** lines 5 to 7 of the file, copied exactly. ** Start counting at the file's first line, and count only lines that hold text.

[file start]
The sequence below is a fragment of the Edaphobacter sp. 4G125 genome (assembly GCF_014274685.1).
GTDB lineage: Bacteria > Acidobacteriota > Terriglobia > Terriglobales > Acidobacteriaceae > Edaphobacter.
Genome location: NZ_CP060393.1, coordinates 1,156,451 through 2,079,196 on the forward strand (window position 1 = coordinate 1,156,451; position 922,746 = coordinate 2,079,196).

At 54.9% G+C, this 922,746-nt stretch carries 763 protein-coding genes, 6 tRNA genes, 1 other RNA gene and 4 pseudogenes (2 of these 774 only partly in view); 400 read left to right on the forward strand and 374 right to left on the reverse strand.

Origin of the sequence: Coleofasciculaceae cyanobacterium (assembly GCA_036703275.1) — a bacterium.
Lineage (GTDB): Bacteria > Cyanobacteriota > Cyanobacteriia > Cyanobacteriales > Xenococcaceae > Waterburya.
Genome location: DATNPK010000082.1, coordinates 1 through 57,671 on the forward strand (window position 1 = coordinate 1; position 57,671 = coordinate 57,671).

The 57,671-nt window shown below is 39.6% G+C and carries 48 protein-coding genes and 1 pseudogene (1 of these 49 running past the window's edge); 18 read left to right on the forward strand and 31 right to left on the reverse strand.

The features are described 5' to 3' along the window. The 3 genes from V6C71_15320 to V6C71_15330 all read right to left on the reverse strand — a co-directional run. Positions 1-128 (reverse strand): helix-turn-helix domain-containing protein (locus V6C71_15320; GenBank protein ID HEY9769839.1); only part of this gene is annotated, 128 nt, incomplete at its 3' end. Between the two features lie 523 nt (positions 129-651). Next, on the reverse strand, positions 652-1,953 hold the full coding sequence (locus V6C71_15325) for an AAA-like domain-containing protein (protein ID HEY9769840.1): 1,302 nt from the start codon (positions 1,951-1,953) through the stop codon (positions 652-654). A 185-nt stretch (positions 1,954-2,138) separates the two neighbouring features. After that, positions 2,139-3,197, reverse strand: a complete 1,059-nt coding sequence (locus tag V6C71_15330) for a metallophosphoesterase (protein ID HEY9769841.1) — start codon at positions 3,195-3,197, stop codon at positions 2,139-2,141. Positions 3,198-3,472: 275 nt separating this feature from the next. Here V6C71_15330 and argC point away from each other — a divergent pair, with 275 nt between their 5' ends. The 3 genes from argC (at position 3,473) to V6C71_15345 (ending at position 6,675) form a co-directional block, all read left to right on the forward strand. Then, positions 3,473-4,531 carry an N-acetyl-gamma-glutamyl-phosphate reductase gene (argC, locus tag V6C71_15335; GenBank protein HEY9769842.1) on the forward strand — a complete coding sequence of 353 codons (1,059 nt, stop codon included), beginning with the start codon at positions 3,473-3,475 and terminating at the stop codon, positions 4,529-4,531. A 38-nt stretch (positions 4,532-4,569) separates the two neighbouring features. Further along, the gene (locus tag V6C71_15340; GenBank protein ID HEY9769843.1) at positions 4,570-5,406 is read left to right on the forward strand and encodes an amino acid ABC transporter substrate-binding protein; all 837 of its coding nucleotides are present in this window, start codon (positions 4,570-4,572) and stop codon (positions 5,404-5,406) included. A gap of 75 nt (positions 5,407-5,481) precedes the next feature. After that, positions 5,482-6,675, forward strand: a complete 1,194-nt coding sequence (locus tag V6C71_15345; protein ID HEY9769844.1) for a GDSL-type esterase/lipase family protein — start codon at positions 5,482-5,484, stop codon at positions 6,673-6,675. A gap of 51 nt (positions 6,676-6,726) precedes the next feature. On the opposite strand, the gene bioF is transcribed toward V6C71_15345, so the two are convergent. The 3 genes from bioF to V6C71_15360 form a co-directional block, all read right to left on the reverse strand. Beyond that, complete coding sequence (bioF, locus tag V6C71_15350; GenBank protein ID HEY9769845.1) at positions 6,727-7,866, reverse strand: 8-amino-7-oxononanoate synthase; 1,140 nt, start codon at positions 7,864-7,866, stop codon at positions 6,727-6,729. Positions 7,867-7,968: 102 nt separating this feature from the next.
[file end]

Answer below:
Origin of the sequence: Coleofasciculaceae cyanobacterium (assembly GCA_036703275.1) — a bacterium.
Lineage (GTDB): Bacteria > Cyanobacteriota > Cyanobacteriia > Cyanobacteriales > Xenococcaceae > Waterburya.
Genome location: DATNPK010000082.1, coordinates 1 through 57,671 on the forward strand (window position 1 = coordinate 1; position 57,671 = coordinate 57,671).